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Types of resumes to start your resume writing

Your resume is the first step for a successful career. From your resume an employer gets a general idea of you and can easily identify if you are a perfect match to the career he offers. Very often a resume matters much more than a perfect look you’ve chosen for a job interview. It is like a foundation for a steady and magnificent building rising up to the sky. The stronger it is, the higher construction you can erect. Don’t miss a single part of the basement not to let your dream house get ruined!

A resume is a brief summary of your education, experiences, skills and employment you’ve had. The content of a resume should be relevant to a job you intend to apply. You need a persuasive and user-centered resume to get an interview.

You are free to choose from three types of resumes: a functional, chronological or hybrid. The choice depends on your personal feeling, a job you apply or earlier career experience.

  • A functional resume focuses on your individual skills and strengths which you want to advertise in an ultimate way. You mainly tend to specify transferable skills you’ve gained while doing a range of activities or jobs. This type of resume is more appropriate for people without work experience or for those who have had a large employment gap.
  • A chronological resume is a description of your full employment history beginning with the most recent job position. A job seeker needs to give a detailed account of his responsibilities and achievements of each job he has had including title, place of employment and work period. This type of resume is multifunctional and suits most job applications.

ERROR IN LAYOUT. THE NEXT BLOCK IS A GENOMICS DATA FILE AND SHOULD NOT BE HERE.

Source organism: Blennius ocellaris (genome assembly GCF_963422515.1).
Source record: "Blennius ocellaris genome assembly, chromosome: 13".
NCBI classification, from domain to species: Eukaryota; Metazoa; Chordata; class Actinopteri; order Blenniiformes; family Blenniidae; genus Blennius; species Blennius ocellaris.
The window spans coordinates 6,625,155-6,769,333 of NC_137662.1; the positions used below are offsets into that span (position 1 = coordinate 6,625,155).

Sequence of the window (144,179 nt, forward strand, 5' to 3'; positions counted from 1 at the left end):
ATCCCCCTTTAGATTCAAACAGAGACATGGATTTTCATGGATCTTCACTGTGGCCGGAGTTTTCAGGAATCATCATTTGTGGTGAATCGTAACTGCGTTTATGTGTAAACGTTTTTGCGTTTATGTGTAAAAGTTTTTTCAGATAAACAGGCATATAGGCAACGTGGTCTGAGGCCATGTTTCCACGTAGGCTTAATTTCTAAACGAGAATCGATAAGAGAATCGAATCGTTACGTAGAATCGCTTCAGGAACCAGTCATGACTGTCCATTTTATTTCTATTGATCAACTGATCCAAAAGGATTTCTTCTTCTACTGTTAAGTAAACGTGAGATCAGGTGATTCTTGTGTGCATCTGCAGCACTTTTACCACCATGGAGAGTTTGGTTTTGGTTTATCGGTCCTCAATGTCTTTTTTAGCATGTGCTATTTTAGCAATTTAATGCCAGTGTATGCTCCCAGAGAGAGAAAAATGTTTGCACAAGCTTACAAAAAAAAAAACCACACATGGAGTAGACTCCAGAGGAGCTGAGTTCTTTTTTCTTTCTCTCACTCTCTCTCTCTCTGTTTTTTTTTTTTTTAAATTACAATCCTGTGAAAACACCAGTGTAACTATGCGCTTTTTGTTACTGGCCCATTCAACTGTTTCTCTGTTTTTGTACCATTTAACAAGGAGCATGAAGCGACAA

• A hybrid resume is a combination of both functional and chronological types. Here you prioritize your personal skills and in addition supply your resume with such essential data as job title, employment period, etc.

Resume writing is a skill you can easily acquire by reading some valuable tips. Preparing a resume you should take into account loads of things. While writing, make sure you can answer these questions:

  • Are you selling yourself as effectively as you can do?
  • Is your English grammar on a proper level?
  • Are you using right words to impact the reader?
  • Is your resume coherent enough?
  • Is it easy to follow your writing?
  • Have you done all the sections in a proper length?
  • Are you accurate in spelling?

Most significantly, you should realize how important the resume is for getting the job you want, and at the same time for the people who hire you. Spare a couple of hours to read about basic and essential principles of great resumes and practice your resume writing with the tips you’ve got.

First, learn what a great resume is